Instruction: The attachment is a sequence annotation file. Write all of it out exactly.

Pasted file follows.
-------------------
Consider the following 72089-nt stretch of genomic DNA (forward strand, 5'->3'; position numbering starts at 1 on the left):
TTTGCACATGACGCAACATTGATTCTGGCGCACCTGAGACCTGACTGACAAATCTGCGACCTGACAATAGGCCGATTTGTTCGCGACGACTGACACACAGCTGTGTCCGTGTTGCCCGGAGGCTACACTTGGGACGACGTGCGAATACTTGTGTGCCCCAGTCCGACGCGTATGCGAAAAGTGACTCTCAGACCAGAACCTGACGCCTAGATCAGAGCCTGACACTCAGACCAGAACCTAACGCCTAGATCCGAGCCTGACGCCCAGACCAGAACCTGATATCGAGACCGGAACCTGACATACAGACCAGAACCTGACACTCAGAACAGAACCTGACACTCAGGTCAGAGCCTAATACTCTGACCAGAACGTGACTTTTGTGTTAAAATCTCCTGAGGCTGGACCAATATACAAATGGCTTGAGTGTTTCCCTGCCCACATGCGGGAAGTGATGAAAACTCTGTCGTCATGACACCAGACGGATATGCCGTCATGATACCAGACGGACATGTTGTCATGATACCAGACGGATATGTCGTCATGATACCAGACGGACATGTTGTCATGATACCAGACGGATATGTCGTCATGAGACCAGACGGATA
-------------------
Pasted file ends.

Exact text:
Consider the following 72089-nt stretch of genomic DNA (forward strand, 5'->3'; position numbering starts at 1 on the left):
TTTGCACATGACGCAACATTGATTCTGGCGCACCTGAGACCTGACTGACAAATCTGCGACCTGACAATAGGCCGATTTGTTCGCGACGACTGACACACAGCTGTGTCCGTGTTGCCCGGAGGCTACACTTGGGACGACGTGCGAATACTTGTGTGCCCCAGTCCGACGCGTATGCGAAAAGTGACTCTCAGACCAGAACCTGACGCCTAGATCAGAGCCTGACACTCAGACCAGAACCTAACGCCTAGATCCGAGCCTGACGCCCAGACCAGAACCTGATATCGAGACCGGAACCTGACATACAGACCAGAACCTGACACTCAGAACAGAACCTGACACTCAGGTCAGAGCCTAATACTCTGACCAGAACGTGACTTTTGTGTTAAAATCTCCTGAGGCTGGACCAATATACAAATGGCTTGAGTGTTTCCCTGCCCACATGCGGGAAGTGATGAAAACTCTGTCGTCATGACACCAGACGGATATGCCGTCATGATACCAGACGGACATGTTGTCATGATACCAGACGGATATGTCGTCATGATACCAGACGGACATGTTGTCATGATACCAGACGGATATGTCGTCATGAGACCAGACGGATA